The original question was posed by jcg, "I wonder what the odds are of getting a full case (vs 4 random bricks) if you order 4…."

So I think that was just the premise. You used the same math and method as I did, for what it's worth.

### Re: The maths of miniatures distribution (split from Sales and events)

It's sounding more and more like you took the basic class,MyriadTabletop wrote: ↑Mon Sep 18, 2023 8:35 amThey're not identical. They're unique, because you must account for the frequency that each combination occurs.

Consider rolling a pair of pip-dice. We know there are 36 permutations and 21 combinations. Of the permutations, 15 appear inverted (30), with the remaining 6 being rolling "doubles". But we account for frequency when we determine the odds of what the result will be on any given "throw". We know that "rolling doubles" occurs with a 6/36 (or 1/6) probability, not 6/21. And the odds of rolling a 3 + 4 are 2/36 because we do count 3+4 and 4+3. It's not 1/21. Order absolutely matters. It doesn't matter that you "end up with the same two values", it's the random selection of a sample from a population with uniform distribution of finite values (equal chance of any one brick) that is analogous with the rolling of the dice. We are sampling a population, we aren't sampling combinations.

I think this is what you're missing. Dice (brick) #1 can be any one of a series of values; and Dice (brick) #2 can -also- be any one of a series of values; so we use the Product Rule of calculating probabilities. This can then be -represented- as a table, which let's us -visualize- the permutations that are accounted for in the Product Rule.

But here is an even easier analogy. We have a sack with an infinite number of marbles equally divided among red and white (infinite only to avoid the annoying fractional discrepancies introduced by removing one marble from the sack). When we choose one, the marble will always have been the color it is (in the same way the brick -has- definitive, but unknown contents), but it's the selecting of the marble from a 50/50 bag that introduces the randomness, and why we factor in order. We don't say "The combinations of any two marbles are RW, RR, and WW, so there is a 33% chance of drawing one of those three combinations when you pull two marbles from the bag," that would be incorrect. We know this because this experiment is functionally identical to flipping two coins, in which HH, HT, TH, and HH are the possible permutations, and the odds of getting two heads (two red marbles) is universally understood to be 25%. And the odds of getting 'one of each', is 50%. Neither relies on Combinations, and the odds would not be 33% for either. Now, all we have to do is add two more colors of marbles into the sack in equal quantities, call them Bricks, and we use the same method. Probabilities via Permutations.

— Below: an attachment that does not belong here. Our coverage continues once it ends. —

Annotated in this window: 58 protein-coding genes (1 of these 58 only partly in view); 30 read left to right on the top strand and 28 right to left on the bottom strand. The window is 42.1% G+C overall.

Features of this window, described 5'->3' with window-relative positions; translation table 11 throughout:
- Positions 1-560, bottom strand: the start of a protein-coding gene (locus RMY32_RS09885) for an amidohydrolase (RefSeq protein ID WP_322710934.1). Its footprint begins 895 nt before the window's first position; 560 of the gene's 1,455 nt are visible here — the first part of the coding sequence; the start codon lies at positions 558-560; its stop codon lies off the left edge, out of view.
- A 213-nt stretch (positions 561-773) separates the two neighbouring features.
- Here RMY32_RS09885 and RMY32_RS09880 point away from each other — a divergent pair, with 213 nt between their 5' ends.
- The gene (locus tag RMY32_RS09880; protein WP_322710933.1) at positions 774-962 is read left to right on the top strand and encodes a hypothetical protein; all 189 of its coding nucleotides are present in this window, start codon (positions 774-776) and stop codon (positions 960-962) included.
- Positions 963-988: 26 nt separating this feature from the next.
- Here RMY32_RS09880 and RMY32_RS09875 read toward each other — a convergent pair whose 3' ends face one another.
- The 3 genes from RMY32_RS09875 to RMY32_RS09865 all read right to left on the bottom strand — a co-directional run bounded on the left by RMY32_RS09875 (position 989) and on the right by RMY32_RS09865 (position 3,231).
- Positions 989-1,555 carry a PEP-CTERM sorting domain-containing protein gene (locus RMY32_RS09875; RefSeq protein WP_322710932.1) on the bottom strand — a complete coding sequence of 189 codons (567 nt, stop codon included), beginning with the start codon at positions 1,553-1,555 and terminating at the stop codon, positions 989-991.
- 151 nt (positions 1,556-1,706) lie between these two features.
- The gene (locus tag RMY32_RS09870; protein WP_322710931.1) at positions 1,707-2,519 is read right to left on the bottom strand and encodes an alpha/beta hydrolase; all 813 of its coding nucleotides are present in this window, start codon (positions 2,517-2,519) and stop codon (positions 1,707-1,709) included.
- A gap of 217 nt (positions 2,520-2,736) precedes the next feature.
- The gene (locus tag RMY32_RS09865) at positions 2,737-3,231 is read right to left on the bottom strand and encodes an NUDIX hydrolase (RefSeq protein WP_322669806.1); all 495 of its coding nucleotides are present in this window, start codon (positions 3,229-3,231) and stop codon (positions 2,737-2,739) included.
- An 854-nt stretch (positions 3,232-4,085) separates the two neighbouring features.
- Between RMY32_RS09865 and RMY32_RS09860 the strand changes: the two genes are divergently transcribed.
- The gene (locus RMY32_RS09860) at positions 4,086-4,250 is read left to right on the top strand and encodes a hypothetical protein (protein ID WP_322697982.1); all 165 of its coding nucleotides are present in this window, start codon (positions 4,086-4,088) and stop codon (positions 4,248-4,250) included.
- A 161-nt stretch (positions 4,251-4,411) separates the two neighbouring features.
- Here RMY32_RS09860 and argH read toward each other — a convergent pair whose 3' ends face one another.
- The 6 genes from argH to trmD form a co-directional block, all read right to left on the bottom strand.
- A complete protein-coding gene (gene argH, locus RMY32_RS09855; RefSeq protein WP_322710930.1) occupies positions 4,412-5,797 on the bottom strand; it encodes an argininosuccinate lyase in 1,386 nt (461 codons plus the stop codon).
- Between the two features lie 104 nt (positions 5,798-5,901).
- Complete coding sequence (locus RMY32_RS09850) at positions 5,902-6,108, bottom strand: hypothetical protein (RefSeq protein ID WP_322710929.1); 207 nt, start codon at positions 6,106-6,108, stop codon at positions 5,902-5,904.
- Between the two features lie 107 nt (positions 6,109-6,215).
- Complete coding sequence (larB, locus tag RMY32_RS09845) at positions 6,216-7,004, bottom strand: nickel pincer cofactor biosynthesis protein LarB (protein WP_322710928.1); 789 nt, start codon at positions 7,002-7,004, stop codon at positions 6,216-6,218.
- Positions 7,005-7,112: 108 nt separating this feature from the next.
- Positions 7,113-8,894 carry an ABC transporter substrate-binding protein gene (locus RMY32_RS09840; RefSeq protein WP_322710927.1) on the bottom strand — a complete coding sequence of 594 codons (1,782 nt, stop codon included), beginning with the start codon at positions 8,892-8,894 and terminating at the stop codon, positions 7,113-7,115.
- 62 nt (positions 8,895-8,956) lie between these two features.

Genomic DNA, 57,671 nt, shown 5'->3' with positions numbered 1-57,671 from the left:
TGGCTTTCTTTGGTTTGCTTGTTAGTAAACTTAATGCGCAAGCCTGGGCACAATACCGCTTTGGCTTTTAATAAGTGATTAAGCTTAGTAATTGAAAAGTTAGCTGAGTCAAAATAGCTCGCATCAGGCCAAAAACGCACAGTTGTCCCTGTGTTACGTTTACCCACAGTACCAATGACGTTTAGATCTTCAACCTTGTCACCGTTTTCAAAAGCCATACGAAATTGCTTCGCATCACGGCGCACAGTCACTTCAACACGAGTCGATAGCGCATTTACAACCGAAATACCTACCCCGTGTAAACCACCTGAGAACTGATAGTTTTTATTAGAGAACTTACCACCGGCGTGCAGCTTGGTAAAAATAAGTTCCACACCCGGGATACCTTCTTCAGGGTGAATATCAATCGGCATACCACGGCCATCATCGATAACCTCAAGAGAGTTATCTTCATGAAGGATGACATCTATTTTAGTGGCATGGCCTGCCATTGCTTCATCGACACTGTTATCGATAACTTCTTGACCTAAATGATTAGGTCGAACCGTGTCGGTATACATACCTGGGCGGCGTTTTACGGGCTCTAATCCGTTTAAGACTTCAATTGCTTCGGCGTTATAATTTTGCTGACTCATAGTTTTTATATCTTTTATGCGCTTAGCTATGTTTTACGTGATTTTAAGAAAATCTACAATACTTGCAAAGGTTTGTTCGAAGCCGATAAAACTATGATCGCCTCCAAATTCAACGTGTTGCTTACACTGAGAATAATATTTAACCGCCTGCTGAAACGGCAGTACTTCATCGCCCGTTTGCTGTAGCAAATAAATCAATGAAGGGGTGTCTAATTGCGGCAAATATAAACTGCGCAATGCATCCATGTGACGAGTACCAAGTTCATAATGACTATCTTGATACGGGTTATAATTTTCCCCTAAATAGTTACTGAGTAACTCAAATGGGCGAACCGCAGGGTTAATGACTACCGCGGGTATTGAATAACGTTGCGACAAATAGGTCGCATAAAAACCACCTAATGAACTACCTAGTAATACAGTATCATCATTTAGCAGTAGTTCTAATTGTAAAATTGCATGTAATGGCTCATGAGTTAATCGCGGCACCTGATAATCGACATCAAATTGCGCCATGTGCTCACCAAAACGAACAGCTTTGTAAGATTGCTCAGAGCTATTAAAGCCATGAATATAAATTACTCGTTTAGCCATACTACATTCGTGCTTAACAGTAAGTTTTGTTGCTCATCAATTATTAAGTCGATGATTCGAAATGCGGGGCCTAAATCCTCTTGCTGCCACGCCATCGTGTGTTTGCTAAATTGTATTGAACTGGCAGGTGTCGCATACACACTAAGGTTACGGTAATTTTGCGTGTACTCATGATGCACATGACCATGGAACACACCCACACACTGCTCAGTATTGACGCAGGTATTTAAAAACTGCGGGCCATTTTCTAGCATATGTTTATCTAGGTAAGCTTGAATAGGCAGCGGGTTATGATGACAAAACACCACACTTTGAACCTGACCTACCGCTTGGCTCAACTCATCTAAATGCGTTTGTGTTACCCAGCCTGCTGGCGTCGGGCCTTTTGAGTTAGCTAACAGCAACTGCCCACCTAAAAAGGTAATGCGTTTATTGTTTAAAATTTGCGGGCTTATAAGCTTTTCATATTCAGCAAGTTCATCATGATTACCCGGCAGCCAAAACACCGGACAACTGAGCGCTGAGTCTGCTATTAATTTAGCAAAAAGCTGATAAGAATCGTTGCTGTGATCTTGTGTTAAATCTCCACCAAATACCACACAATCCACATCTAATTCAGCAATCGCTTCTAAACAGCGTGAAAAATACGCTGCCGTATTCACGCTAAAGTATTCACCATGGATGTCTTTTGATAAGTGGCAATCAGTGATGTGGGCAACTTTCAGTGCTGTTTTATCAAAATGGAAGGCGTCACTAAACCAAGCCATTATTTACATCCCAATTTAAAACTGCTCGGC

As I said before, doing it with Combinations simply calculates 'the odds of selecting one or many combinations from a list of all possible combinations', which is not the same as selecting two random samples from an evenly distributed population.

To put a cap in this; If the contents of each brick (the result of the dice roll, the flip of the coin, the marble in the sack) is selected randomly, and the odds of the resulting value is equal across all possible values, then this is the method.

Now, I recognize that in application the probabilities will only apply for as long as the distribution remains equal, but for the sake of any method we have to assuming perfect randomness at easy stage, otherwise using any method would be a waste of time since we don't actually know how they manage their stock.

I think this is just equivocation (or pedantry).

While statistics (little 's') does commonly refer to either a series of output values derived from manipulating the data (4 out of 5 dentists recommend....), it can also refer more generally to a collection of methodologies as a discipline, like taking a Statistics class (big 'S') where they teach how to calculate probabilities. I meant the latter. You are using Statistics inappropriately, in the same way someone might use Algebra incorrectly resulting in the wrong solution. Perhaps that's clearer, but if we're just going to mince on language I'm not really interested.

Either way, that was my last chance to explain it. I'm not sure what else I can do. I love math, but I'm not a fan of going in circles. So I'm good.

(for example: Math 70: Introduction to Probability at https://ww3.math.ucla.edu/courses/),

but not the upper division one,

(for example: Math 184: Enumerative Combinatorics at https://ww3.math.ucla.edu/courses/).

At least that would explain the insistence on the correctness of an un-nuanced approach.

So if I grab a hamburger, fries, and a coke and you grab fries, a coke, and a hamburger, we're having a different lunch?MyriadTabletop wrote: ↑Mon Sep 18, 2023 8:35 amThey're not identical. They're unique, because you must account for the frequency that each combination occurs.

I'm unaware of anyone missing any mini, given that they got every rare.KingOfVrock wrote: ↑Mon Sep 18, 2023 4:33 pmand isn't this whole argument a bit moot, as the bricks themselves are not identical (at least not anymore that I can remember?) - just that you would get a distribution of all minis (basically rares) in the set within a case?MyriadTabletop wrote: ↑Sun Sep 17, 2023 10:40 pmLol. Roll initiative, you punk! Oh, I'm sorry. That is if you know how . Bwahaha.

(Aaaallll in good fun).

I believe that the sub-case variations don't vary enough to allow that to happen.

EXCEPT, that is, when they have those AB variants of a non-rare mini; then, I have seen it happen.

Last edited by BBShockwave on Tue Sep 19, 2023 3:17 pm, edited 1 time in total.

<3 Wizkids. <3 GN. <3 Minisgallery. <3 Nerd Immersion. <3 Gallant Goblin

- MyriadTabletop